A client brought me her family photo album in need of repair. It had sat on a shelf for a long time, and was subject to all environmental contaminants as well as that of pets.
It didn’t need to be rebound, but desperately needed cleaning, leather treatment, new endpapers and a new spine. The following are the before/after images, and a small video of some of the work.
The results are in! (Well, at least the preliminary results).
I spoke to the people at Talas who told me they had no product for my intended use (filling in a loss on a book spine, under deteriorated leather that I can’t lift).
The day I posted last, I took a book from my Library of broken books and fixed it up, attaching mull and false raised bands onto the spine with wheat starch paste (WSP), attached the original boards, inserted new endpapers, and covered the spine with some book cloth. I thought about using leather similar to the one on my client’s book, but I don’t have any old deteriorated leather that turns black and brittle with moisture just sitting around to cover spines with. I chose book cloth because this at least gives a visual indication of moisture.
With that in mind (last week), I bought glass micro-balloons, Beva Gesso-P fine texture, and Flügger Acrylspartel (acrylic putty).
Yesterday I mixed the glass balloons with wheat starch paste, and used a hypodermic needle to inject it into the loss I fabricated.
The WSP displayed the highest moisture content, and was the runniest substance. After 24 hours, it had set, with noticeable shrinkage and significant slump. It was easy to inject with a hypo, and the softest substance I worked with.
The next test was the Gesso. I chose this product primarily because of its description, low moisture, and known (conservation) stability with wood and wood products. The mineral powder suspended in the paste predictably didn’t like being worked through a hypodermic needle- I was forced to remove the needle and enlarge the injection site by cutting a small slit into the book cloth, and injecting it there. The delivery worked okay, but the results were very messy, and is proving very challenging to get out of uncoated book cloth.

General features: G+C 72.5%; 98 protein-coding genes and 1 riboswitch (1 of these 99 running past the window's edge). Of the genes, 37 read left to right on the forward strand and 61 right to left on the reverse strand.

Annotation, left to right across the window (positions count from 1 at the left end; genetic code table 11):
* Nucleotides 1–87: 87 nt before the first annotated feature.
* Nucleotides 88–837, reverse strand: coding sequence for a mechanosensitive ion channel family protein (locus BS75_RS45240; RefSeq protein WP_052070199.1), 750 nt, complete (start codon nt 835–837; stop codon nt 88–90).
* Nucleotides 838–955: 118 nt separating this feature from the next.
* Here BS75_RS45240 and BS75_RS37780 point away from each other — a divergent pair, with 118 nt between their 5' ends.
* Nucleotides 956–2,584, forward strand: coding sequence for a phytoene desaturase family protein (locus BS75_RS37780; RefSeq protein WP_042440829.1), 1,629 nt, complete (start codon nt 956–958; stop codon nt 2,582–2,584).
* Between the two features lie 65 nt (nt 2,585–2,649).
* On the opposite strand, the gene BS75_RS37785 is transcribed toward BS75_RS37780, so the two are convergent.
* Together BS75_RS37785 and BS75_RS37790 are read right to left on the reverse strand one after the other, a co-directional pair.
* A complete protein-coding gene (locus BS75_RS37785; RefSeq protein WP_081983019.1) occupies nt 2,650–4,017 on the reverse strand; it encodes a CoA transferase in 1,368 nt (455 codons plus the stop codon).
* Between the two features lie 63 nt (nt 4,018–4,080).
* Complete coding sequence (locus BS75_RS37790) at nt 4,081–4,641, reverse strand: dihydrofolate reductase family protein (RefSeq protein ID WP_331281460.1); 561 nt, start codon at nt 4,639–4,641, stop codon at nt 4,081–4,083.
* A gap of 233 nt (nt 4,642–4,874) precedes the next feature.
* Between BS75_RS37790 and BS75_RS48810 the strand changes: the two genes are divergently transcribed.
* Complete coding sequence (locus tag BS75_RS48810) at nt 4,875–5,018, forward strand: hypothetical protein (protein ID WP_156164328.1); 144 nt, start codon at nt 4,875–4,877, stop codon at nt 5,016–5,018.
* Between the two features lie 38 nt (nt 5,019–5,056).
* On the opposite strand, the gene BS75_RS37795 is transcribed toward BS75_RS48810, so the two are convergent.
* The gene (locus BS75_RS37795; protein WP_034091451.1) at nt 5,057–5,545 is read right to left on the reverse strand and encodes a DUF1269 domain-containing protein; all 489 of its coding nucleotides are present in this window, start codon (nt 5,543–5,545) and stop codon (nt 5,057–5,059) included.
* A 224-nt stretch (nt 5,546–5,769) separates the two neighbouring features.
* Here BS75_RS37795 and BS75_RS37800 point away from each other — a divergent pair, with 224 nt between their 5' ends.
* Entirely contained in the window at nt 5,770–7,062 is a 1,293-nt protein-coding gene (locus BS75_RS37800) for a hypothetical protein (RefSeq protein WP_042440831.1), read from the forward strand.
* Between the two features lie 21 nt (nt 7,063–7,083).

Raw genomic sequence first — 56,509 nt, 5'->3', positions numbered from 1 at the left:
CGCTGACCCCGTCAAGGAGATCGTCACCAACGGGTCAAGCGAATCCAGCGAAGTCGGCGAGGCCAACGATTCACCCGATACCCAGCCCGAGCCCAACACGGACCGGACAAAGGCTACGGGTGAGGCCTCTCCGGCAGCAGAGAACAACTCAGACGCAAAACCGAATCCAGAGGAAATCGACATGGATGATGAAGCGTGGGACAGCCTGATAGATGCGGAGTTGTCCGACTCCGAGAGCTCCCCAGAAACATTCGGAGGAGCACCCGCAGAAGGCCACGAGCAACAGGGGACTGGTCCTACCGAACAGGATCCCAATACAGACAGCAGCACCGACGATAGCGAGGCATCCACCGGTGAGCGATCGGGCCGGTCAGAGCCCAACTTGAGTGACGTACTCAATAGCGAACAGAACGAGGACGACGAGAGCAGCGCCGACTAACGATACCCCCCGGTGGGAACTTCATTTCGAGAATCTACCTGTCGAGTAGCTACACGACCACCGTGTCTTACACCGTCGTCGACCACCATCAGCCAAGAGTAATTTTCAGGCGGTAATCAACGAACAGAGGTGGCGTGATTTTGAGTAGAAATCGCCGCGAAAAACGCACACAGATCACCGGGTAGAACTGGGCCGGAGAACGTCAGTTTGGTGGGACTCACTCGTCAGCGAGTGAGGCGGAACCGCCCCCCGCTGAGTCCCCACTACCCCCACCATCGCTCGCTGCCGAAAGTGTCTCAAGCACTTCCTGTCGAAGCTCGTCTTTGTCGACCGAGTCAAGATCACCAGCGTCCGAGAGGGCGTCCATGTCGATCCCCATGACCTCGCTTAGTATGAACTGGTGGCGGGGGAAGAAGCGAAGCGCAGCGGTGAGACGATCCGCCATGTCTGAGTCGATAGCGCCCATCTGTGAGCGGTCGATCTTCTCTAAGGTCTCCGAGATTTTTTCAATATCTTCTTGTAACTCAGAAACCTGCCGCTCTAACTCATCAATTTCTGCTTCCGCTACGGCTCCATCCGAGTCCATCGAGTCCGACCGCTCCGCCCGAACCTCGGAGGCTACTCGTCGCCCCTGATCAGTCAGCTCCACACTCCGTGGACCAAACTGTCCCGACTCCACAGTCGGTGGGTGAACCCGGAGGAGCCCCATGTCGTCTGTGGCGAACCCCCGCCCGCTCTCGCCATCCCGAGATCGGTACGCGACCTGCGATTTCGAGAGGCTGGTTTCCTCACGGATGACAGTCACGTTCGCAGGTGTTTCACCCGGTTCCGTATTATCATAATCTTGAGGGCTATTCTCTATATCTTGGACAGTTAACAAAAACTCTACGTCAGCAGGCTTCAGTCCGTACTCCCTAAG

It has been in place for 24 hours, and is still soft and malleable under the book cloth, and though it is still setting up, there is some minor shrinkage so far. Upon injection, the book cloth turned dark, and this hadn’t faded over the intervening time. Inspection of the inside of the book revealed that it smelled strongly of Gesso, but nothing had leaked within.
The last product I tested was Flügger. Though I had to fill the hypo without the needle, injection was done with the needle quite easily and with little mess. Flügger displayed the least amount of moisture, fastest setting, with zero slump and unnoticeable shrinkage.
I think, once it’s dry I will cut the spine off and take a look at how the fillers interacted/soaked into/settled in place, and make my final decision on what I’ll use. As of now I’m leaning towards Flügger. I’ve found this report mentioning that Polycell Fine Surface Polyfilla was a superior product, so I’ve ordered some of that online (not easy to find here in the states, surprisingly). When it arrives, I’ll see about putting it in the last loss in my testing spine, and we can compare.
Updates will follow!